Maryland Churches Team Up to Bring E-Readers to Zimbabwe School

Community UMC and Mt. Harmony-Lower Malboro UMC partner to deliver e-books to children across the world.

In 2015, Charlie Moore arrived in Zimbabwe with an e-reader, which he delivered to the headmistress and administrators at the Murewa Mission School. The facility had few books or computers available to their students.

“They were excited,” says Moore, a layperson at Community United Methodist Church (CUMC) in Crofton, Maryland, which has about 200 attendees on Sundays. “They couldn’t get their hands on the device fast enough to try it out.”

Moore’s church recently partnered with another Methodist congregation to donate e-readers produced by the San Francisco-based nonprofit Worldreader. The organization provides e-book devices through sales and donations to locations where bound books are scarce.

The idea of donating the e-reader started when Rev. Faith Lewis, the pastor at Mt. Harmony-Lower Malboro United Methodist Church in Owings, Maryland, heard a Worldreader representative’s lecture at the 2014 United Methodist Game Changers Summit. The event brought church leaders, entrepreneurs and others together to examine how communication technology could bring positive social change.

Afterward, while lunching with two members of the Baltimore-Washington Conference of the United Methodist Church, Lewis learned about CUMC’s longtime support for the Murewa Mission School.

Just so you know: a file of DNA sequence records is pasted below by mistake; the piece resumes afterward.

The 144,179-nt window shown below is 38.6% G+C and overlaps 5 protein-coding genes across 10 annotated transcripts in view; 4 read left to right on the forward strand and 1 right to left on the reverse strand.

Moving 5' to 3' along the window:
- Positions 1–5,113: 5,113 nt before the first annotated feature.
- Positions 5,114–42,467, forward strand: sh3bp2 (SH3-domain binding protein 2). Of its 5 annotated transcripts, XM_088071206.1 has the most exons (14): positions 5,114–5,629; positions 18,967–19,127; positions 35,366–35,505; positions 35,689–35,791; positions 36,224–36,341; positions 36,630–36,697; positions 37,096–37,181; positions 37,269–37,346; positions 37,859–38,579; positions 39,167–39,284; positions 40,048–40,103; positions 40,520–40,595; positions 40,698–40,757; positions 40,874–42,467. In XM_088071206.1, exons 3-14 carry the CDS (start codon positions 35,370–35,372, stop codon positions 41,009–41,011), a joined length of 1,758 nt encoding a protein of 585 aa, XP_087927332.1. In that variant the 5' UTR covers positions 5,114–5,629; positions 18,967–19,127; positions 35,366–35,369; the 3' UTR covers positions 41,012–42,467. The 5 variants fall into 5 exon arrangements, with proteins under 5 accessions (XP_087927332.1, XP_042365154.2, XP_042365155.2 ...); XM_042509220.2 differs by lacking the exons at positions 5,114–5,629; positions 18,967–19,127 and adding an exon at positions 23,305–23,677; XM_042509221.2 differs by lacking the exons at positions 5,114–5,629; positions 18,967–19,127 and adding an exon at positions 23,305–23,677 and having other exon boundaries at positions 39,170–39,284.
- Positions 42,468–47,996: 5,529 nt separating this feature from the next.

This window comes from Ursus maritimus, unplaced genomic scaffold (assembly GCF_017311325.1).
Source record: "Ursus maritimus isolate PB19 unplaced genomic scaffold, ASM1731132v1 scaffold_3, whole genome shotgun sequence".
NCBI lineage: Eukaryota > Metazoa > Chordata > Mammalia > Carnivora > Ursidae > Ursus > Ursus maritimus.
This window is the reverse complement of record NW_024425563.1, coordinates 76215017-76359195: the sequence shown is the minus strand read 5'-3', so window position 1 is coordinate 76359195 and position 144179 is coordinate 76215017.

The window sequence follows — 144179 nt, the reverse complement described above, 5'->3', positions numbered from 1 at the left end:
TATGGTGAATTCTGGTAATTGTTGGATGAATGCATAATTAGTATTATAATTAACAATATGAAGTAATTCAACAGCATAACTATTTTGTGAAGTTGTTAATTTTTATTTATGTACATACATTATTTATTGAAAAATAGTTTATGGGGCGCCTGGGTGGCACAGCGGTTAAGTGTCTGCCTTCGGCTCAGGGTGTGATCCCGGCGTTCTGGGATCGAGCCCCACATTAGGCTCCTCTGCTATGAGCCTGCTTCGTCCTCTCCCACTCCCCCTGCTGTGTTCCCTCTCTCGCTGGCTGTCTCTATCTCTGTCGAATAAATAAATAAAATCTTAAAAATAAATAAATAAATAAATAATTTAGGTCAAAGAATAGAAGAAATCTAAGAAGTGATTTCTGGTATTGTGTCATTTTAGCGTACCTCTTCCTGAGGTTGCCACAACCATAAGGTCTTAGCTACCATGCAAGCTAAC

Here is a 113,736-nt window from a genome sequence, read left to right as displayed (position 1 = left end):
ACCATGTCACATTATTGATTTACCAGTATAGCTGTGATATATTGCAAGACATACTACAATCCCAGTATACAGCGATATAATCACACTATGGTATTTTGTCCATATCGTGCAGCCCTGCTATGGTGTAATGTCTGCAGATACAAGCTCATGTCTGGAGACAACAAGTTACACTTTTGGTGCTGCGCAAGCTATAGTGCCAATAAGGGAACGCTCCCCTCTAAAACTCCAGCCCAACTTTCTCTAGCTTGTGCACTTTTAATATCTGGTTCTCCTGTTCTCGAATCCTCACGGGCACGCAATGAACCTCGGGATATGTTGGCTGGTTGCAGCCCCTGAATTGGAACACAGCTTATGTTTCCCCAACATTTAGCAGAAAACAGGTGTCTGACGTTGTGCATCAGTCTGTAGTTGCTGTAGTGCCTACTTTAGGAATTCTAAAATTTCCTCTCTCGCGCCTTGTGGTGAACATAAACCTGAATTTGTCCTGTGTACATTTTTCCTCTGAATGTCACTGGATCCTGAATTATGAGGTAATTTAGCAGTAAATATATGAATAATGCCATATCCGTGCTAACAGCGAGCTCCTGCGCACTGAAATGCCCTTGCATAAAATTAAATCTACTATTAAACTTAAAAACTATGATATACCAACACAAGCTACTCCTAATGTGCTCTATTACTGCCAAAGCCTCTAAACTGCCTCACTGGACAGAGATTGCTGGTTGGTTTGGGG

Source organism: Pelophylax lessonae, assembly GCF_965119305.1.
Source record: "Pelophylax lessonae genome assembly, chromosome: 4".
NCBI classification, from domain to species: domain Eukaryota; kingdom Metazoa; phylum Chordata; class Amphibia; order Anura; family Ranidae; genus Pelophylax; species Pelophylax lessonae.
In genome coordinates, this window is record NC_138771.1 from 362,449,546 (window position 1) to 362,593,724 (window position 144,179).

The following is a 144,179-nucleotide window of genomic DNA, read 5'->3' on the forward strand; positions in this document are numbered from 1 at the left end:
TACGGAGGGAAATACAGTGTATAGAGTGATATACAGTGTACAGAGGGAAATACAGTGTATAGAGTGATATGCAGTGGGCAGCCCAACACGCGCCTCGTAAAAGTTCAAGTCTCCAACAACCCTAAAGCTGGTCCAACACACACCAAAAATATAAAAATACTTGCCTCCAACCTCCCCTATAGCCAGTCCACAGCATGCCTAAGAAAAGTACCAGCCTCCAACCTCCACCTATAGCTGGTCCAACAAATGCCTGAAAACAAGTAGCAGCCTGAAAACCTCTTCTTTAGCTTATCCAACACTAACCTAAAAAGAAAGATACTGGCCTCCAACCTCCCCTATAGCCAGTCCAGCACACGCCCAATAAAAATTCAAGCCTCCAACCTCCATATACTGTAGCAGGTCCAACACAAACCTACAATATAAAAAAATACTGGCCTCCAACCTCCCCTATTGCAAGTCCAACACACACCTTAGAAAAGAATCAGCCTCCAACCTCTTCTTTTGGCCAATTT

So Lewis contacted Moore and asked if he would deliver an e-reader to the school. In 2015, he did, and when he returned with news that the school officials liked the device, both Lewis’s and Moore’s congregations collected donations to buy more Worldreader e-readers.

As a result, Moore returned to the school this February carrying 75 e-readers, each preloaded with about a hundred books—half in English and half in Shona, Zimbabwe’s native language.

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“It caused in our hearts the inspiration to continue reaching out and believing for what we couldn’t see,” says Lewis, whose church has about 130 in attendance on Sundays, “and believing on behalf of people we’ve never met that we could share resources.”

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